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A Kind of Hush Review

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A band of King's Cross rent boys seek revenge on the adults who abused them.

★★★★★

While American audiences revel in the middle-class whimsy of Notting Hill, it's pleasing to see that there's still room for a gritty portrayal of society's underbelly, daring to worry more about social issues than blue-painted doors and cheesy Hollywood grins.

Ditching such fluff, A Kind Of Hush centres on Stu (Smith), a conflicted teen torn between spending time with his criminal layabout friends or living sensibly and working in a kitchen with a kindly chef called, as it happens, Chef (Hudd). Despite the attempts of Chef to keep him in line, Stu soon finds himself back with his cronies in King's Cross home to many of the capital's unfortunates.

At first, this motley crew seem like the kind of repellent oiks that would urge hordes of indignant Daily Mail readers to clamour for the re-introduction of public birching. But as the plot unfolds, it becomes clear that the lads' anti-social behaviour stems from their dark past as victims of paedophilia. Finding it hard to come to terms with the violence and abuse they suffered, the boys have decided to exact revenge on their aggressors as self-styled vigilantes.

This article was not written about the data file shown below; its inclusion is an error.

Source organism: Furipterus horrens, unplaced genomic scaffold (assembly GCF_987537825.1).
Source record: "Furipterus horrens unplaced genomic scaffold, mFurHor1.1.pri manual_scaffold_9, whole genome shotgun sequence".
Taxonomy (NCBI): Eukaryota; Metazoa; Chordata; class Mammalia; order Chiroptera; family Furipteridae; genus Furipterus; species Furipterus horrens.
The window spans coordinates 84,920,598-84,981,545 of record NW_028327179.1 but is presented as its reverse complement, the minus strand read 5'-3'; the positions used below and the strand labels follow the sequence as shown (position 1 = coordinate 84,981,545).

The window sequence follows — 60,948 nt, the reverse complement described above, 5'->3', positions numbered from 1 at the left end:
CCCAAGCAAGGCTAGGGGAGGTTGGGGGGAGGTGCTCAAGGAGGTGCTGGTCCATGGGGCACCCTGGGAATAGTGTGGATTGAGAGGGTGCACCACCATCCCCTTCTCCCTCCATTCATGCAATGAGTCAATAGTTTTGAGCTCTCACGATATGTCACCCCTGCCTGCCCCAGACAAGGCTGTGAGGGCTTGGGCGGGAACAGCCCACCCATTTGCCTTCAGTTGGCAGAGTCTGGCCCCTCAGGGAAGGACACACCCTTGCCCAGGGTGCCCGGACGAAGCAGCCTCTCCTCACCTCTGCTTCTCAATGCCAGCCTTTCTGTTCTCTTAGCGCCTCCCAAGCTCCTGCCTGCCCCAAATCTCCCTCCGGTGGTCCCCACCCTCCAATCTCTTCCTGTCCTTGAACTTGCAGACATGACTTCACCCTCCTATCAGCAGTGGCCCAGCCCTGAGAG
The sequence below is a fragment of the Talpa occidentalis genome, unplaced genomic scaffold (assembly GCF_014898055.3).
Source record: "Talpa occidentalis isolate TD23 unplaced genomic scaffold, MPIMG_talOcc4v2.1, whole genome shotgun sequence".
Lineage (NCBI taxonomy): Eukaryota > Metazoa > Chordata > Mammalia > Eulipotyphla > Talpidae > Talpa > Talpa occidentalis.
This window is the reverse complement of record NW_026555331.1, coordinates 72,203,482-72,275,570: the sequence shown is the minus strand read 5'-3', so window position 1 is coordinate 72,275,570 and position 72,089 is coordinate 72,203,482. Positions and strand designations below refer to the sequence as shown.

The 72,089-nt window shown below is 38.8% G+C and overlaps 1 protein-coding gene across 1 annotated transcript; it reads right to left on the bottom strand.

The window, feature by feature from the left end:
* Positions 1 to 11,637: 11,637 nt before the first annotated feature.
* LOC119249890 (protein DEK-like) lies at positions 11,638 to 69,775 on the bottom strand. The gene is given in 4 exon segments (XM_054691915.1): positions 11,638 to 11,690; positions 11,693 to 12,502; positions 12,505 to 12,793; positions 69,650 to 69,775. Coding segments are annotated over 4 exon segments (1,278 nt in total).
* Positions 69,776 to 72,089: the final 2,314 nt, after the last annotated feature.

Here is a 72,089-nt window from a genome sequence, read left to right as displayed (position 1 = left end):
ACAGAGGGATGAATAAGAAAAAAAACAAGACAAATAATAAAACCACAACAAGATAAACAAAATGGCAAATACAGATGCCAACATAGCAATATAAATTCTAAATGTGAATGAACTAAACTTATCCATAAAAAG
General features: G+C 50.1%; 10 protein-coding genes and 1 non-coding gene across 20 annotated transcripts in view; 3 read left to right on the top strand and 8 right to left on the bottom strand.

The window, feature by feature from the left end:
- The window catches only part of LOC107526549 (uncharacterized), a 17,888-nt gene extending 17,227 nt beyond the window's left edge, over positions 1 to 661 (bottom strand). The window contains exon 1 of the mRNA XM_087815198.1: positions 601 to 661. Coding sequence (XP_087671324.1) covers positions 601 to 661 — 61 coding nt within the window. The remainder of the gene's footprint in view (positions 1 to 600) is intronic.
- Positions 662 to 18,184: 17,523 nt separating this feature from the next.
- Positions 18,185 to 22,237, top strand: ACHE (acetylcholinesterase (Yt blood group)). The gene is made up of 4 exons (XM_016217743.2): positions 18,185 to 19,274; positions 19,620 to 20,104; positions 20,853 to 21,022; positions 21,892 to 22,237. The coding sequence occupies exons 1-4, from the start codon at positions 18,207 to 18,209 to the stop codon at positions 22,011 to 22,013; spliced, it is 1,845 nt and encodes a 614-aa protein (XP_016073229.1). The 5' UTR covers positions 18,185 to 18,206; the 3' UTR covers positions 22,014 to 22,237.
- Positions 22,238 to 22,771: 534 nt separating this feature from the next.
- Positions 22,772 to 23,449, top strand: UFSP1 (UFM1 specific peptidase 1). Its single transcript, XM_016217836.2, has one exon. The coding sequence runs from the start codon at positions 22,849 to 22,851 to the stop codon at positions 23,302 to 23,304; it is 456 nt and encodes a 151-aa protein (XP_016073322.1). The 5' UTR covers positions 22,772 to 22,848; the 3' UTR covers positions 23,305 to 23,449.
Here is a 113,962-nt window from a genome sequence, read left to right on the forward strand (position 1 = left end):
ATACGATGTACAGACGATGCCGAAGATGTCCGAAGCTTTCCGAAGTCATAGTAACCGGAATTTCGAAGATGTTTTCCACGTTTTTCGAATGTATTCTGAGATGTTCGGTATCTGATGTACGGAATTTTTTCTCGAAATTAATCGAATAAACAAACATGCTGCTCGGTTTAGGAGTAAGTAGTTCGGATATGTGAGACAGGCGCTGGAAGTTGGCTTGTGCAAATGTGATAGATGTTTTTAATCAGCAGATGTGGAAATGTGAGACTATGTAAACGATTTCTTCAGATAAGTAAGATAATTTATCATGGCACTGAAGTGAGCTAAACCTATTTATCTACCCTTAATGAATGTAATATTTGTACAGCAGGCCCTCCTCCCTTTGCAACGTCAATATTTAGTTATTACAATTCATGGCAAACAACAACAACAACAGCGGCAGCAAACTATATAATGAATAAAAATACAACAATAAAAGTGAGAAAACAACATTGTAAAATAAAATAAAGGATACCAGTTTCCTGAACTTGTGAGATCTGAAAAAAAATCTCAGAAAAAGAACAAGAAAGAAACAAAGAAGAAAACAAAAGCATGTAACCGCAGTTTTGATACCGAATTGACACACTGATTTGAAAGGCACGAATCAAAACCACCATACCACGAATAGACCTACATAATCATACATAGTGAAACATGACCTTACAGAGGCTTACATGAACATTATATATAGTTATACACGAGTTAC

It's a tough tale but the cast of unknowns an ensemble employed as much for their streetwise looks as for their acting talent - bring an edgy charm to their roles, each character dealing with his horrific experiences in his own way. Smith is a solid central figure, while Hudd shines as the benevolent mentor, a loving and protective father figure concerned that the boys' actions are nothing more than empty victories.

Knowing the sort of blanket disgust child abuse induces, it would've been easy for the filmmakers to play safe and simply pander to an audience's basest instincts. However, debut writer-director Stirner avoids the pitfalls that could so easily have trapped him by painting a vivid portrait of the boys and their bleak environment, while sympathetically - and skillfully - mixing tragedy with compassion and friendship.

A deft take on a tricky subject, evocative and well-played by all.

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